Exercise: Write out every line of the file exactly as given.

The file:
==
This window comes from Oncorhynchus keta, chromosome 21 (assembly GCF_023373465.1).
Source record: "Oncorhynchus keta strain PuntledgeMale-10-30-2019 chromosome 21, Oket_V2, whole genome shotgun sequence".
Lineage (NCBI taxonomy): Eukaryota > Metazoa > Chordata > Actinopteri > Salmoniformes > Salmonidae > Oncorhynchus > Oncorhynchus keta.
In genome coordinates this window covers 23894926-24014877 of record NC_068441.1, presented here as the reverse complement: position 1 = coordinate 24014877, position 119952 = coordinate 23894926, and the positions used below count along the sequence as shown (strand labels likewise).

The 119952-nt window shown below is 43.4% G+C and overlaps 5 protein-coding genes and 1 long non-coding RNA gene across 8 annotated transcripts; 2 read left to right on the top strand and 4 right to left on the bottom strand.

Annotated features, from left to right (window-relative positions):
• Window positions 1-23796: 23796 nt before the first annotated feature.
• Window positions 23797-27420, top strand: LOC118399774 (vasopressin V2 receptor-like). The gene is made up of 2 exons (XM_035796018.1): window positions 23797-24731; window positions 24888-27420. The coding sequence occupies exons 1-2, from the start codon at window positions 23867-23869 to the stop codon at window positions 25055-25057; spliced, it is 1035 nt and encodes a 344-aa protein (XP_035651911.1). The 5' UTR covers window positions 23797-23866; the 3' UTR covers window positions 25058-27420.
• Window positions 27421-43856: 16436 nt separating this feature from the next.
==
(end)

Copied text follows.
This window comes from Oncorhynchus keta, chromosome 21 (assembly GCF_023373465.1).
Source record: "Oncorhynchus keta strain PuntledgeMale-10-30-2019 chromosome 21, Oket_V2, whole genome shotgun sequence".
Lineage (NCBI taxonomy): Eukaryota > Metazoa > Chordata > Actinopteri > Salmoniformes > Salmonidae > Oncorhynchus > Oncorhynchus keta.
In genome coordinates this window covers 23894926-24014877 of record NC_068441.1, presented here as the reverse complement: position 1 = coordinate 24014877, position 119952 = coordinate 23894926, and the positions used below count along the sequence as shown (strand labels likewise).

The 119952-nt window shown below is 43.4% G+C and overlaps 5 protein-coding genes and 1 long non-coding RNA gene across 8 annotated transcripts; 2 read left to right on the top strand and 4 right to left on the bottom strand.

Annotated features, from left to right (window-relative positions):
• Window positions 1-23796: 23796 nt before the first annotated feature.
• Window positions 23797-27420, top strand: LOC118399774 (vasopressin V2 receptor-like). The gene is made up of 2 exons (XM_035796018.1): window positions 23797-24731; window positions 24888-27420. The coding sequence occupies exons 1-2, from the start codon at window positions 23867-23869 to the stop codon at window positions 25055-25057; spliced, it is 1035 nt and encodes a 344-aa protein (XP_035651911.1). The 5' UTR covers window positions 23797-23866; the 3' UTR covers window positions 25058-27420.
• Window positions 27421-43856: 16436 nt separating this feature from the next.